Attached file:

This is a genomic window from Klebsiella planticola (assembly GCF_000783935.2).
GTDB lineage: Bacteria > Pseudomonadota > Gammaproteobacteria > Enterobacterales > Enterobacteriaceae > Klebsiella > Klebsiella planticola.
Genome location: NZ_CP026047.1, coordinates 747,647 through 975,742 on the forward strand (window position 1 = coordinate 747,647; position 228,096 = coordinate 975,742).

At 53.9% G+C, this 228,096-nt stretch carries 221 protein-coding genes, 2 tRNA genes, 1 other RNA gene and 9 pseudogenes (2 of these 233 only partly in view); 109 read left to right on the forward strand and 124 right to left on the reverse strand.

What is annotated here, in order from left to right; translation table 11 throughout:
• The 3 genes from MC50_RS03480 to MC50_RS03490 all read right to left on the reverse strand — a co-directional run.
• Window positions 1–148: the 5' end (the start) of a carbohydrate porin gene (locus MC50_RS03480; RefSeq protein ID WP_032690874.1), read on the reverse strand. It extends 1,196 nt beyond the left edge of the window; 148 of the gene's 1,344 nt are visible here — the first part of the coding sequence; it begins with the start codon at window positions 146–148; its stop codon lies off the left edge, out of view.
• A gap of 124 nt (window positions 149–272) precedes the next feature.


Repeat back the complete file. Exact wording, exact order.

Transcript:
This is a genomic window from Klebsiella planticola (assembly GCF_000783935.2).
GTDB lineage: Bacteria > Pseudomonadota > Gammaproteobacteria > Enterobacterales > Enterobacteriaceae > Klebsiella > Klebsiella planticola.
Genome location: NZ_CP026047.1, coordinates 747,647 through 975,742 on the forward strand (window position 1 = coordinate 747,647; position 228,096 = coordinate 975,742).

At 53.9% G+C, this 228,096-nt stretch carries 221 protein-coding genes, 2 tRNA genes, 1 other RNA gene and 9 pseudogenes (2 of these 233 only partly in view); 109 read left to right on the forward strand and 124 right to left on the reverse strand.

What is annotated here, in order from left to right; translation table 11 throughout:
• The 3 genes from MC50_RS03480 to MC50_RS03490 all read right to left on the reverse strand — a co-directional run.
• Window positions 1–148: the 5' end (the start) of a carbohydrate porin gene (locus MC50_RS03480; RefSeq protein ID WP_032690874.1), read on the reverse strand. It extends 1,196 nt beyond the left edge of the window; 148 of the gene's 1,344 nt are visible here — the first part of the coding sequence; it begins with the start codon at window positions 146–148; its stop codon lies off the left edge, out of view.
• A gap of 124 nt (window positions 149–272) precedes the next feature.